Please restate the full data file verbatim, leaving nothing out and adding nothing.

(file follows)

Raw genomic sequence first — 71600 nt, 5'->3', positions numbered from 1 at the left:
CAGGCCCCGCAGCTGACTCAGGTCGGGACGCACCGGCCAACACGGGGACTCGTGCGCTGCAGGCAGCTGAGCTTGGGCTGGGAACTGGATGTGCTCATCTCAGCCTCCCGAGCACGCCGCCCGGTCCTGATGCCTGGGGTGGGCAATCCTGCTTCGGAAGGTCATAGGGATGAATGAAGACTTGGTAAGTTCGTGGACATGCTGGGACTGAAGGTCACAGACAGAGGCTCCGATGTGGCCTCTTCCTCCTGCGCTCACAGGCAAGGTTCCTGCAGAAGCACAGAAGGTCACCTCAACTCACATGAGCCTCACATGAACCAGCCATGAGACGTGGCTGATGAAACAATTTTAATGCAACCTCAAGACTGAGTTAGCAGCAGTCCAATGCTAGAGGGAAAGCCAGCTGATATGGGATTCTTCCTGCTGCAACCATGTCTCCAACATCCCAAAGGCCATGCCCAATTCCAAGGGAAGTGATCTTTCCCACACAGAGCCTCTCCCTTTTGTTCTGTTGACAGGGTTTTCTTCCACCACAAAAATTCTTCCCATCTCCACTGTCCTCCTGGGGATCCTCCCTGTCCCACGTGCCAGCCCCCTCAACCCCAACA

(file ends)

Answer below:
Raw genomic sequence first — 71600 nt, 5'->3', positions numbered from 1 at the left:
CAGGCCCCGCAGCTGACTCAGGTCGGGACGCACCGGCCAACACGGGGACTCGTGCGCTGCAGGCAGCTGAGCTTGGGCTGGGAACTGGATGTGCTCATCTCAGCCTCCCGAGCACGCCGCCCGGTCCTGATGCCTGGGGTGGGCAATCCTGCTTCGGAAGGTCATAGGGATGAATGAAGACTTGGTAAGTTCGTGGACATGCTGGGACTGAAGGTCACAGACAGAGGCTCCGATGTGGCCTCTTCCTCCTGCGCTCACAGGCAAGGTTCCTGCAGAAGCACAGAAGGTCACCTCAACTCACATGAGCCTCACATGAACCAGCCATGAGACGTGGCTGATGAAACAATTTTAATGCAACCTCAAGACTGAGTTAGCAGCAGTCCAATGCTAGAGGGAAAGCCAGCTGATATGGGATTCTTCCTGCTGCAACCATGTCTCCAACATCCCAAAGGCCATGCCCAATTCCAAGGGAAGTGATCTTTCCCACACAGAGCCTCTCCCTTTTGTTCTGTTGACAGGGTTTTCTTCCACCACAAAAATTCTTCCCATCTCCACTGTCCTCCTGGGGATCCTCCCTGTCCCACGTGCCAGCCCCCTCAACCCCAACA